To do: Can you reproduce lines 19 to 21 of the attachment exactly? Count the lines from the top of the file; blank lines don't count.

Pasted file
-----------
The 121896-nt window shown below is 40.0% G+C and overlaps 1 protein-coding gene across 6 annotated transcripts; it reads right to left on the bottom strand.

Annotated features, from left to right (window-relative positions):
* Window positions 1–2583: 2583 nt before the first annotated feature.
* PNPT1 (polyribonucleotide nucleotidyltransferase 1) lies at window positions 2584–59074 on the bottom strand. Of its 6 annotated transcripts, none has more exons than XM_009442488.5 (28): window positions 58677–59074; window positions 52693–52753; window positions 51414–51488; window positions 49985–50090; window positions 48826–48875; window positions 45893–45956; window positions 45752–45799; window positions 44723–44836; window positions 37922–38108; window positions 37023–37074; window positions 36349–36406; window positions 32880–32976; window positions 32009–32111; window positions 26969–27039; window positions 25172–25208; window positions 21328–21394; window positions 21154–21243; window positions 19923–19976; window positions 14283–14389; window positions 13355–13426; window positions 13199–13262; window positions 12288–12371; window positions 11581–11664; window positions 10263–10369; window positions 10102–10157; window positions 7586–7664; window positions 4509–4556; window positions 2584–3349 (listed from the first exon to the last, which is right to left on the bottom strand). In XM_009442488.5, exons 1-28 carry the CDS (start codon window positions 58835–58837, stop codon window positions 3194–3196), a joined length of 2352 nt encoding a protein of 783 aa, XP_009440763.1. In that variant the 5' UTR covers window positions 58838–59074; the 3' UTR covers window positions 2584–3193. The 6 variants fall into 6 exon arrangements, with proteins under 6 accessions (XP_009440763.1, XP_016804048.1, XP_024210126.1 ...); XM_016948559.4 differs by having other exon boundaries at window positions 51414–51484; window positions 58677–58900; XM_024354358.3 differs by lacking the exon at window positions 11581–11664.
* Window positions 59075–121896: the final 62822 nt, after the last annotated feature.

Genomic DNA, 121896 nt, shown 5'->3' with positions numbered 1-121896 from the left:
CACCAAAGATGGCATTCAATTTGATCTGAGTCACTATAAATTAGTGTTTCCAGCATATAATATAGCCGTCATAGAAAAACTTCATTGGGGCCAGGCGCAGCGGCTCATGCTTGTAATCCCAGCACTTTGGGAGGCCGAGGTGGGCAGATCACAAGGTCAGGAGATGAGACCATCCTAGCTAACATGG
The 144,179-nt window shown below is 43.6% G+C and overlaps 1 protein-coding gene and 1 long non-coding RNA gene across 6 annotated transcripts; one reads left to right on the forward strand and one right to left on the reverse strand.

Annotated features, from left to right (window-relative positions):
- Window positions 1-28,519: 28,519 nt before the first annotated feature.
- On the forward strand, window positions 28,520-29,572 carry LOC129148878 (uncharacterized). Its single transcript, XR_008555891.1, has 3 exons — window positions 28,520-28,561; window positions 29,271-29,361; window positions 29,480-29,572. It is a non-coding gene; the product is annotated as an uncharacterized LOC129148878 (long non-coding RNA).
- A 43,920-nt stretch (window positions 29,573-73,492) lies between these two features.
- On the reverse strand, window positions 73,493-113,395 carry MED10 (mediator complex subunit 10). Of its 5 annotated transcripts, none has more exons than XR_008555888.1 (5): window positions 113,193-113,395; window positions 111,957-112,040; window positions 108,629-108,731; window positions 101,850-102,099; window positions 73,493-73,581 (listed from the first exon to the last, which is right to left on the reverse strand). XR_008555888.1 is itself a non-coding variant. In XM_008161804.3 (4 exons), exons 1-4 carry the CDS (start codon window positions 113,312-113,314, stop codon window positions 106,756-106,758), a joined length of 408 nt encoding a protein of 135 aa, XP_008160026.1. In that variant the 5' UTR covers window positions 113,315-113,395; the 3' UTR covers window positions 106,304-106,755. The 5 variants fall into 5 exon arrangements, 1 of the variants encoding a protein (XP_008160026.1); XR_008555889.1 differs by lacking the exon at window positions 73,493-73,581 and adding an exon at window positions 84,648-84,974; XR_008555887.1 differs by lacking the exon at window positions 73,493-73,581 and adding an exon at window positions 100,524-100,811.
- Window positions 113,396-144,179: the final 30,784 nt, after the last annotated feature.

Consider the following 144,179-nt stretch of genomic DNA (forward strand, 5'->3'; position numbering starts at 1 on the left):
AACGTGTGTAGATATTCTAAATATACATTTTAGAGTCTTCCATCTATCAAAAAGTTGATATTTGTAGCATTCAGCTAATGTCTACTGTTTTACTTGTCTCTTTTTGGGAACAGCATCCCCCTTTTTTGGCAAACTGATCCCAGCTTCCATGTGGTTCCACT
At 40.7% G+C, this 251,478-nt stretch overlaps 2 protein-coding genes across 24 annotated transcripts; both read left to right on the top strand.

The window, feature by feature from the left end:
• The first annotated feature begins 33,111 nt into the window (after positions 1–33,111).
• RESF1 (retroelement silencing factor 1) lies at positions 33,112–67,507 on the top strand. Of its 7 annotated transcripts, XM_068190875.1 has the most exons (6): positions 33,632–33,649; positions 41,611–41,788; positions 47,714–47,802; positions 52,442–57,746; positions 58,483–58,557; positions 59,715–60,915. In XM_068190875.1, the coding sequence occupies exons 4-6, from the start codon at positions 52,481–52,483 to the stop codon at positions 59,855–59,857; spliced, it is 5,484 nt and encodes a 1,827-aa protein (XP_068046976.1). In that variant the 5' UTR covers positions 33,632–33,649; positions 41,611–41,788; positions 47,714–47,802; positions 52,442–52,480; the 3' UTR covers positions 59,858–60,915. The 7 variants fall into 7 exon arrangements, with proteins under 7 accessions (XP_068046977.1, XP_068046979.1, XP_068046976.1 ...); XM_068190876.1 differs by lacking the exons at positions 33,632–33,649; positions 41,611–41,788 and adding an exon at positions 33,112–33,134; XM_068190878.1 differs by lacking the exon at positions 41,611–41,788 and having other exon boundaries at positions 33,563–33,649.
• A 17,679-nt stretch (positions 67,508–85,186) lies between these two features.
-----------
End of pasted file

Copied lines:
• The first annotated feature begins 33,111 nt into the window (after positions 1–33,111).
• RESF1 (retroelement silencing factor 1) lies at positions 33,112–67,507 on the top strand. Of its 7 annotated transcripts, XM_068190875.1 has the most exons (6): positions 33,632–33,649; positions 41,611–41,788; positions 47,714–47,802; positions 52,442–57,746; positions 58,483–58,557; positions 59,715–60,915. In XM_068190875.1, the coding sequence occupies exons 4-6, from the start codon at positions 52,481–52,483 to the stop codon at positions 59,855–59,857; spliced, it is 5,484 nt and encodes a 1,827-aa protein (XP_068046976.1). In that variant the 5' UTR covers positions 33,632–33,649; positions 41,611–41,788; positions 47,714–47,802; positions 52,442–52,480; the 3' UTR covers positions 59,858–60,915. The 7 variants fall into 7 exon arrangements, with proteins under 7 accessions (XP_068046977.1, XP_068046979.1, XP_068046976.1 ...); XM_068190876.1 differs by lacking the exons at positions 33,632–33,649; positions 41,611–41,788 and adding an exon at positions 33,112–33,134; XM_068190878.1 differs by lacking the exon at positions 41,611–41,788 and having other exon boundaries at positions 33,563–33,649.
• A 17,679-nt stretch (positions 67,508–85,186) lies between these two features.